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California Wildfires, Utilities and Grid Resiliency - Part 2

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John Benson's picture
Senior Consultant Microgrid Labs

PROFESSIONAL EXPERIENCE: Microgrid Labs, Inc. Senior Consultant: 2014 to Present Developed product plans, conceptual and preliminary designs for projects, performed industry surveys and...

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  • Nov 26, 2019

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The combined impacts of the title of this paper is a hugely complex problem, and resolving it will be painful for all parties. The state of California, and specifically Governor Newsom, realized this early this year as PG&E started talking about filing for Chapter 11 bankruptcy. The State of California assembled a strike force to create a report regarding the situation. This report was issued on April 12, and is summarized in this paper.

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Matt Chester's picture
Matt Chester on Nov 26, 2019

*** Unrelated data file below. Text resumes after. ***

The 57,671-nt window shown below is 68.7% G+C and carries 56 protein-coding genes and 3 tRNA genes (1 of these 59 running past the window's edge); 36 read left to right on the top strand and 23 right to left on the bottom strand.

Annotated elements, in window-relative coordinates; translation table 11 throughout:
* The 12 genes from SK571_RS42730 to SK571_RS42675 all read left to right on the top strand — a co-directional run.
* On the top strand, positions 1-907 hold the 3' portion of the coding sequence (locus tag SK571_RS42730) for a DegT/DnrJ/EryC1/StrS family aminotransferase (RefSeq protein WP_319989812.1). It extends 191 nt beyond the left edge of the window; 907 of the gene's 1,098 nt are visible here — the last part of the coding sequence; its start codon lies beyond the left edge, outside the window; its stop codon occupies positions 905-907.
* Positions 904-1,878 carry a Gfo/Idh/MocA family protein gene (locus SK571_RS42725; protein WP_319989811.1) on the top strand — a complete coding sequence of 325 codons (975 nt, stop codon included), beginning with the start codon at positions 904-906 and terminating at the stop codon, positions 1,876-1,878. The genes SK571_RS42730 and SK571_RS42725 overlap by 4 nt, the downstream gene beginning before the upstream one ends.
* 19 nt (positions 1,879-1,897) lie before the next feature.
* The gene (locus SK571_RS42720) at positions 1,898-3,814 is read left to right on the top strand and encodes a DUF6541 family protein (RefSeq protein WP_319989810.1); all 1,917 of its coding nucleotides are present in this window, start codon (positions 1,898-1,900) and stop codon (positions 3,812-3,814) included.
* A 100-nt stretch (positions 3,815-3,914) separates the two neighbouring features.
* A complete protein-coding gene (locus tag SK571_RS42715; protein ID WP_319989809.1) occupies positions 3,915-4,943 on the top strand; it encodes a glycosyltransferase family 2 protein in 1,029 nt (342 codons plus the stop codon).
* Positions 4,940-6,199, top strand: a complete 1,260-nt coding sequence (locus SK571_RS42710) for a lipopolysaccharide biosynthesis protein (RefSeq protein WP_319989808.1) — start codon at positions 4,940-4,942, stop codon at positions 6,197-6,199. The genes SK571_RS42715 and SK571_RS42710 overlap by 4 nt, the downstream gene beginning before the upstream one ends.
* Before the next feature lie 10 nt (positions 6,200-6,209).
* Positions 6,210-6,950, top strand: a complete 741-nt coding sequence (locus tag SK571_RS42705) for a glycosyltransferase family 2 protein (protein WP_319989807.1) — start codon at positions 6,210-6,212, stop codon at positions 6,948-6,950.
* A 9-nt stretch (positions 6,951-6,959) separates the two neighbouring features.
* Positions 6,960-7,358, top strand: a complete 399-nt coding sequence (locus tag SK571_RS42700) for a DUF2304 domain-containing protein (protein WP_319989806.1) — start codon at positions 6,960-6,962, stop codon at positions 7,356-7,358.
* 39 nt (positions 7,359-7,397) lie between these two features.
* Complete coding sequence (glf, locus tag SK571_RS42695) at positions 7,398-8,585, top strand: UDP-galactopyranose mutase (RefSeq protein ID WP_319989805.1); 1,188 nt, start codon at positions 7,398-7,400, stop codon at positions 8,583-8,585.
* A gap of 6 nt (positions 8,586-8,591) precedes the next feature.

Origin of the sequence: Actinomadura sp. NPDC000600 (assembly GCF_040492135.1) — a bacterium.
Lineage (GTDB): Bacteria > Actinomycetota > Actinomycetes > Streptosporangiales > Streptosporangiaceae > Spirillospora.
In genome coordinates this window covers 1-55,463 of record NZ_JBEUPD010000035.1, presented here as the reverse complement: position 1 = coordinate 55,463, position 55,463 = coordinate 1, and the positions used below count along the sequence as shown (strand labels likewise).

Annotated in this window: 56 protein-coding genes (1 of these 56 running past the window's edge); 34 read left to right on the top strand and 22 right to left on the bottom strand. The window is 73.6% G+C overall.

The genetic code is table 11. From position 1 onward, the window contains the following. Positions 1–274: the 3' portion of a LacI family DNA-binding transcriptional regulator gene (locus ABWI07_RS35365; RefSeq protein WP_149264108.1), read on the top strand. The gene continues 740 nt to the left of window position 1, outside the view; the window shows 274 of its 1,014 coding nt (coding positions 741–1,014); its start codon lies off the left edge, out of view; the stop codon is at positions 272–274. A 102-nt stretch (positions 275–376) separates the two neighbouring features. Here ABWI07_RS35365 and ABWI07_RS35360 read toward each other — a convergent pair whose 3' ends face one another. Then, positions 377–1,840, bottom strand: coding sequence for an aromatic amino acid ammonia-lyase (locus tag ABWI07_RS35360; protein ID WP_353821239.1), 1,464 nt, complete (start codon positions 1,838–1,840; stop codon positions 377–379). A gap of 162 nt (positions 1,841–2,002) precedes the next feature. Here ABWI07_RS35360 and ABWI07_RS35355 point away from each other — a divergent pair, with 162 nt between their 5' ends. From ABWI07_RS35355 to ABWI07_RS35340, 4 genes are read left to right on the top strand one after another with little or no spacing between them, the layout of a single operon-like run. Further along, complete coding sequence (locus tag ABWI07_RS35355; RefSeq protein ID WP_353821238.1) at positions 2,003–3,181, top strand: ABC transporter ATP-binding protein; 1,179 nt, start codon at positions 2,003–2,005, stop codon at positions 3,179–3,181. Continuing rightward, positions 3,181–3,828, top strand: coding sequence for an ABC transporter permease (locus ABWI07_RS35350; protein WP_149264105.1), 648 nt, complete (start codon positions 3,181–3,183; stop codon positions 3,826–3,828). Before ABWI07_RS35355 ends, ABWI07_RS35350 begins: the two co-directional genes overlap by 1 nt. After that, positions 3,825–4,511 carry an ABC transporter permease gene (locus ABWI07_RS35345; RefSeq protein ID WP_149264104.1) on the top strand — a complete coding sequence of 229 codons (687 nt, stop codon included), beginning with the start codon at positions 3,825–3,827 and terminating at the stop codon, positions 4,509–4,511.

Great read, thanks John.

Regarding PG&E's financial viability in the face of DA, CCA and DER, I expect that PG&E's financial management team have already modeled these, and can comment on this, although these models are based on assumptions that may, or may not be realistic

I imagine the indemnification clause is all factored into their analysis as well, but that remains to be the one thing that's causing the most issues and what makes PG&E's situation more difficult than similarly sized and arranged utility in other areas

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John Benson on Nov 26, 2019

Thanks for the comment, Matt.

The PG&E resolution could go in many different ways.

However, as next week's post will point out, there is a high probability that that a major segment of PG&E's Service Area will be municipalized, and in the process a very large new municipal electric utility will emerge. Except they are not new but over a hundred years old.


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